LONDON (Reuters) - Asda, the British arm of U.S. retailer Wal-Mart Stores (WMT.N), continued to outperform many rival UK supermarkets even though it posted a slight slowdown in quarterly like-for-like sales growth on Thursday.
Britain’s second-biggest supermarket chain behind Tesco (TSCO.L) said sales at shops open more than a year, excluding fuel and VAT sales tax, were up 0.3 percent in the 13 weeks to September 30, its fiscal third quarter.
The rise is below the 0.7 percent sales uplift Asda recorded in its second quarter.
“These are solid results in a tough market,” said Asda’s president and chief executive Andy Clarke, adding that money was still tight for customers.
Britain’s retailers are mostly struggling as consumers’ disposable incomes are squeezed by rising prices, subdued wages growth and government austerity measures. Grocers traditionally cope better in tough economic times thanks to their focus on essential goods but even they are suffering.
Last month Tesco reported a 12.4 percent fall in first half UK trading profit, while last week No.4 grocer Morrisons (MRW.L) posted a 2.1 percent fall in third-quarter underlying sales, highlighting high levels of promotional activity.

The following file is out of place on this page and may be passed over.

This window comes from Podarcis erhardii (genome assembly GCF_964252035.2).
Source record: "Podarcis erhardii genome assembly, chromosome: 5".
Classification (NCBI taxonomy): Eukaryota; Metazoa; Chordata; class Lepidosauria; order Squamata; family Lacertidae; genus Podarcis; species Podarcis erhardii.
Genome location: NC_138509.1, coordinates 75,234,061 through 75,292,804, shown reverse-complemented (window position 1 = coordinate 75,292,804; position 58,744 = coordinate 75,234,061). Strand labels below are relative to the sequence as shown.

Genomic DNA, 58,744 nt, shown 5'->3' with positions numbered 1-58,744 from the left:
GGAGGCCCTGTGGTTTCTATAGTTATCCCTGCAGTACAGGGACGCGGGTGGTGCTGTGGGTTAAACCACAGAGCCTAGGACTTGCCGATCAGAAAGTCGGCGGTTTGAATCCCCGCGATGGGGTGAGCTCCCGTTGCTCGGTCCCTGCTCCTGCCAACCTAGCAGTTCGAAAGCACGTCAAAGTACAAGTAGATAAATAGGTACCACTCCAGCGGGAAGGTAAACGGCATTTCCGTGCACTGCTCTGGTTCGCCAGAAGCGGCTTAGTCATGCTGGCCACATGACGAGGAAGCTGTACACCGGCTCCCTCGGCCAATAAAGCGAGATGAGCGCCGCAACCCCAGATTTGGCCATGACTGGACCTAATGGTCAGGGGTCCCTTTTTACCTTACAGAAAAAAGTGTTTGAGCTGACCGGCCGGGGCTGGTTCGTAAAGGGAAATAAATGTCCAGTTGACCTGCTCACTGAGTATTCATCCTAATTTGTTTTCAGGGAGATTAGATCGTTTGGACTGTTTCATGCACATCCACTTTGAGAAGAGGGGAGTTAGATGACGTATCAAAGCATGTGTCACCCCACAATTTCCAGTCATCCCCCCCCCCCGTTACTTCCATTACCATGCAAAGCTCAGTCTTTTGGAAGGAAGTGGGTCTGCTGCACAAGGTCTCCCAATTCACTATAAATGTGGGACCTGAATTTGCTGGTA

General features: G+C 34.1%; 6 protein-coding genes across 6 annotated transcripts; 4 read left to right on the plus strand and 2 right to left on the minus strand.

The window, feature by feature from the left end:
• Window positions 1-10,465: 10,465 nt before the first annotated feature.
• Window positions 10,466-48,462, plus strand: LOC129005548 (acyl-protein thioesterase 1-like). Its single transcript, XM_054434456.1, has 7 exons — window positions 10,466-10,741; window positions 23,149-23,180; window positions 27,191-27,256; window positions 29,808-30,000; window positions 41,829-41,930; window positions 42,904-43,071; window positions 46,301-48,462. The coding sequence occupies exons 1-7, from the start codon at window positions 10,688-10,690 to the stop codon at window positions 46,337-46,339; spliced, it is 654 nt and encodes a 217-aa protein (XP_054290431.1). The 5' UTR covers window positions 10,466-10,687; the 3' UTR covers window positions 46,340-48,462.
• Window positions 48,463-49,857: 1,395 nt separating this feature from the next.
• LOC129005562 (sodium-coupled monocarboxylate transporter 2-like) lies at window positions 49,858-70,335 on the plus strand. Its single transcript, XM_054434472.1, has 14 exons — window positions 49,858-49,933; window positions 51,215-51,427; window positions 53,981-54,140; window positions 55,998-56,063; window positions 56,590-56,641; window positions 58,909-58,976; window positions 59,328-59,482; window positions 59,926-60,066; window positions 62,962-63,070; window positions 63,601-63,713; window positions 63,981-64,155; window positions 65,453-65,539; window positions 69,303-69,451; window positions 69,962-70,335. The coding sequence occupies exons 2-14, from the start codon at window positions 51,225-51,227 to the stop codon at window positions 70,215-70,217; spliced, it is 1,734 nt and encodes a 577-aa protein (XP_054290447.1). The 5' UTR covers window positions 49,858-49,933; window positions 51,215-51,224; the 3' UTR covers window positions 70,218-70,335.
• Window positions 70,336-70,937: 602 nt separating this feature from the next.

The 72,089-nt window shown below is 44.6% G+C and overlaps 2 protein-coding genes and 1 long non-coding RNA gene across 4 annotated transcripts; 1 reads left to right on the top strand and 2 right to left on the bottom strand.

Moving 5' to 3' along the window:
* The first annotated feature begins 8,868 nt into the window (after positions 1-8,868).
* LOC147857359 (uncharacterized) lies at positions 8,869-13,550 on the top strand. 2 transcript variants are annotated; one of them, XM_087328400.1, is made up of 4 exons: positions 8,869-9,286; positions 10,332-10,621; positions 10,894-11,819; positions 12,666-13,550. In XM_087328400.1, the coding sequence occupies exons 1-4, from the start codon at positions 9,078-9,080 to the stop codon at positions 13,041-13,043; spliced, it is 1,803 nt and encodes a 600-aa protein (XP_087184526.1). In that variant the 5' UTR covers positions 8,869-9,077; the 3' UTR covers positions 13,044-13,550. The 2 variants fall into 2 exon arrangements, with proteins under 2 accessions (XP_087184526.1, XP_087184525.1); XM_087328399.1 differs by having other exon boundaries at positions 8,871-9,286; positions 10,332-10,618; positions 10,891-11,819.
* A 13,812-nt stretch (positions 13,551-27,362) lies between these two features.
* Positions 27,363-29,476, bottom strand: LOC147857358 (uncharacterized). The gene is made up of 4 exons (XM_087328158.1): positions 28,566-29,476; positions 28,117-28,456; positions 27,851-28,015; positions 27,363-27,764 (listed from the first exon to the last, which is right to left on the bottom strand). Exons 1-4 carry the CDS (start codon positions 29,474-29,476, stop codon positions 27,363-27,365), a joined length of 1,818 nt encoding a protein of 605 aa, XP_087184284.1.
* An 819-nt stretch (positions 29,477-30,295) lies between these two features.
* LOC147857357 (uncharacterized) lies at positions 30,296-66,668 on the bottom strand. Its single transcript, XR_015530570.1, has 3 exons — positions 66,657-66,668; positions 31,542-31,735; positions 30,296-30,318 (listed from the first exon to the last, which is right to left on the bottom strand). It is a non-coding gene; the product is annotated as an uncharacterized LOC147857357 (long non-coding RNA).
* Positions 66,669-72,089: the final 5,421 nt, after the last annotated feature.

Sainsbury’s has, however, been outperforming, posting a 5.4 percent rise in first-half profit on Wednesday.
The performance of Asda, which trades from over 500 UK stores, has been boosted by its focus on low prices and also reflects revamped fresh food lines and increased penetration of its own-brand food ranges.
The firm has also benefited from its price guarantee offering to refund customers the difference, via a voucher, if an online price comparison website does not show their shopping is at least 10 percent cheaper than at a rival.
Recent industry data has shown Asda increasing sales faster than its main rivals, apart from No. 3 grocer Sainsbury’s (SBRY.L), over the past three months.
Separately on Thursday official data showed British retail sales posted a surprise fall in October as shoppers cut back on food and clothing purchases, reducing the chances consumers will boost the economy in the final quarter. (Reporting by Rhys Jones; editing by Sarah Young)